Home maintenance ‘mares: three in five Brits fail to prepare their homes properly for winter
- Three in five Brits don't prepare their homes for winter, despite three quarters having previously experienced a seasonal maintenance issue
- One quarter rely on costly call outs to resolve the problems, spending on average £114 each time
- E.ON is partnering with DIY expert Craig Phillips to provide helpful hacks everyone can use to feel confident in getting their home winter-ready
- E.ON is offering homeowners £4001 off the cost of a new installed, energy efficient boiler
With the days getting shorter and the temperatures dropping, new research from E.ON among 2,000 UK homeowners2 reveals that the changing seasons can take their toll on more than just our mood.
The research highlights that almost three in five Brits (58%) fail to prepare their homes for the winter months, neglecting some of the essential tasks that will help to keep our homes warm and comfortable for colder weather. This is despite more than three quarters of people (77%) having experienced a seasonal problem in their home previously.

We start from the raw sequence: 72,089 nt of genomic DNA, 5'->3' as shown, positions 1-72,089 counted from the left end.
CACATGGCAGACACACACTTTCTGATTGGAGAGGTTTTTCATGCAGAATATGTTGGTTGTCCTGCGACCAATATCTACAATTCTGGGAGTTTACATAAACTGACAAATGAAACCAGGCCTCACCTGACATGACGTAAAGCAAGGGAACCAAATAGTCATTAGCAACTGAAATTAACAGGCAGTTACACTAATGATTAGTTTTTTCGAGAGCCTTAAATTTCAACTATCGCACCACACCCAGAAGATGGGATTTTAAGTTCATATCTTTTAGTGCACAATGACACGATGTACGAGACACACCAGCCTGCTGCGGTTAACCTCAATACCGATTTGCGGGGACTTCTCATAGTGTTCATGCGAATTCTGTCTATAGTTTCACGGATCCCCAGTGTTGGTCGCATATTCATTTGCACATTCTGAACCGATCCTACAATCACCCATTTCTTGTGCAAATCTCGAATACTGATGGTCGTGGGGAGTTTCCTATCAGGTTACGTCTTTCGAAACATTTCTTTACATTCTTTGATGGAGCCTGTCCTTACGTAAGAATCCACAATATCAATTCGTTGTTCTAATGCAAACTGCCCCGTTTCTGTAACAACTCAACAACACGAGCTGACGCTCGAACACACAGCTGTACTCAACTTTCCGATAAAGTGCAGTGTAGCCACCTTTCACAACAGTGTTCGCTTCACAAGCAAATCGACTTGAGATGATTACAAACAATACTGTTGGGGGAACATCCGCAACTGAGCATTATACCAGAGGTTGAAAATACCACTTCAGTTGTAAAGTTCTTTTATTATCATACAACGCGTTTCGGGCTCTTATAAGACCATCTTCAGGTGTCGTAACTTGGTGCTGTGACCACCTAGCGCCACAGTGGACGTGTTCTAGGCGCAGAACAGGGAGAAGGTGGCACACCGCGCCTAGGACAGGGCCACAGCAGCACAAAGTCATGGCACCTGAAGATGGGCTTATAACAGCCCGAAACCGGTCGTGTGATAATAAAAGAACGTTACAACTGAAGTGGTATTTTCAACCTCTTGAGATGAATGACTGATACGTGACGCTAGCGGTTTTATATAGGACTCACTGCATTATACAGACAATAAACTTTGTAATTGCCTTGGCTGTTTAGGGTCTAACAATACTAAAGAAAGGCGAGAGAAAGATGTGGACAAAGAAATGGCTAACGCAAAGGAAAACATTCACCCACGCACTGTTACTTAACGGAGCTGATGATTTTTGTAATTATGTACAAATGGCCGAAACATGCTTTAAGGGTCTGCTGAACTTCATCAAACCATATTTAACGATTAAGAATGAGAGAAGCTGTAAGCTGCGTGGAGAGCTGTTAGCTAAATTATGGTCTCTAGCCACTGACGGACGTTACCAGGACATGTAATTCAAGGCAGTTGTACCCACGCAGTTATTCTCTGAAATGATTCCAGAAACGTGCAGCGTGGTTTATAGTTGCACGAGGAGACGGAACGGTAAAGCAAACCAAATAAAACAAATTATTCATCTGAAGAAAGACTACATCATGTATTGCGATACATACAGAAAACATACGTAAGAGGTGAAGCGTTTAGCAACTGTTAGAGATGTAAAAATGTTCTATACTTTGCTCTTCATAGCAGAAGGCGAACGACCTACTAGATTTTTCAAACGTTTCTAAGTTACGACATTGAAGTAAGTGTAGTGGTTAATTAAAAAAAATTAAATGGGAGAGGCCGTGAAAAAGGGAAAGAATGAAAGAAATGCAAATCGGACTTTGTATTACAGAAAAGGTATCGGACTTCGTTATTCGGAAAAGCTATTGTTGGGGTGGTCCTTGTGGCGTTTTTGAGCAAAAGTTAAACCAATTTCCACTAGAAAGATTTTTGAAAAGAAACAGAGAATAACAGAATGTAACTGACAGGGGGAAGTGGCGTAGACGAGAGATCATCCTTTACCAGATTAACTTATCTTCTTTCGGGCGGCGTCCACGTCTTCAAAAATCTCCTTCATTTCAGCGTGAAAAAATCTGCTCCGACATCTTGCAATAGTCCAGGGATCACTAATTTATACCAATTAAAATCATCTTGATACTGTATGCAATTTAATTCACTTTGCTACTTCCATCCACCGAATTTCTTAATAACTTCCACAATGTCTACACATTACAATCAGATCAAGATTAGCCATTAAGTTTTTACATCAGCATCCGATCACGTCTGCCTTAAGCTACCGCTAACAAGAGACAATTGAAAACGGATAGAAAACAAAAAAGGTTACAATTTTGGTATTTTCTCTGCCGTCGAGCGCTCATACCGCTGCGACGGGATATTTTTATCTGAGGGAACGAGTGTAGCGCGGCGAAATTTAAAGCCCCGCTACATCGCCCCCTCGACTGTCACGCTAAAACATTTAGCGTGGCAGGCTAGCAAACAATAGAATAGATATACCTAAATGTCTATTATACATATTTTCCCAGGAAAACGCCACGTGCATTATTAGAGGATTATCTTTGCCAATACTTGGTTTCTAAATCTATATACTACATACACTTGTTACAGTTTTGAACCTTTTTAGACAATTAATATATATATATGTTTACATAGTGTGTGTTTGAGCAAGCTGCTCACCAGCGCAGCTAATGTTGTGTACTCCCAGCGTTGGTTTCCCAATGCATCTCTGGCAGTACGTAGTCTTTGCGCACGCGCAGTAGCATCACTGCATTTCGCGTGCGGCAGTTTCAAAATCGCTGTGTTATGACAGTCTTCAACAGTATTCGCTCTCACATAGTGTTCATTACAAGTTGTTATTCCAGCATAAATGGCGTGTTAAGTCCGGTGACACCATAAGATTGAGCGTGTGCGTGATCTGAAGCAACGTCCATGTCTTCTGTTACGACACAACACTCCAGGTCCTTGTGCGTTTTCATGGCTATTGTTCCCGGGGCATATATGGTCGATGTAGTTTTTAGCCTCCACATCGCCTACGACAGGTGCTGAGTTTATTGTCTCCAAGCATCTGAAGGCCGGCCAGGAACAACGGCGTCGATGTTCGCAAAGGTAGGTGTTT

As a result around one quarter of Brits (22%) are relying on emergency call outs, spending on average £114 each time. For some the cost is even higher, with 13% paying between £200 and £700.
Home maintenance ‘mares
When it comes to home maintenance and preparing for the colder months, the most common issues Brits face tend to be with draughty windows and doors (41%), followed by radiators failing to heat up because they need bleeding (38%), the boiler losing pressure (29%) and burst guttering (5%).
While the most frequent reason for emergency call outs is a broken down boiler (69%), the research shows that we also tend to get someone in to address some of the simpler tasks around the house such as bleeding radiators (42%), resetting the pressure on the boiler (35%), and even programming the heating or hot water (10%).
Can we fix it?
The research highlights a lack of confidence and know-how when it comes to certain tasks around the home. Just one in three (31%) people knew how to fix the problems themselves - with one in ten (10%) saying a lack of know-how meant they simply never got around to doing anything about the task that needed doing.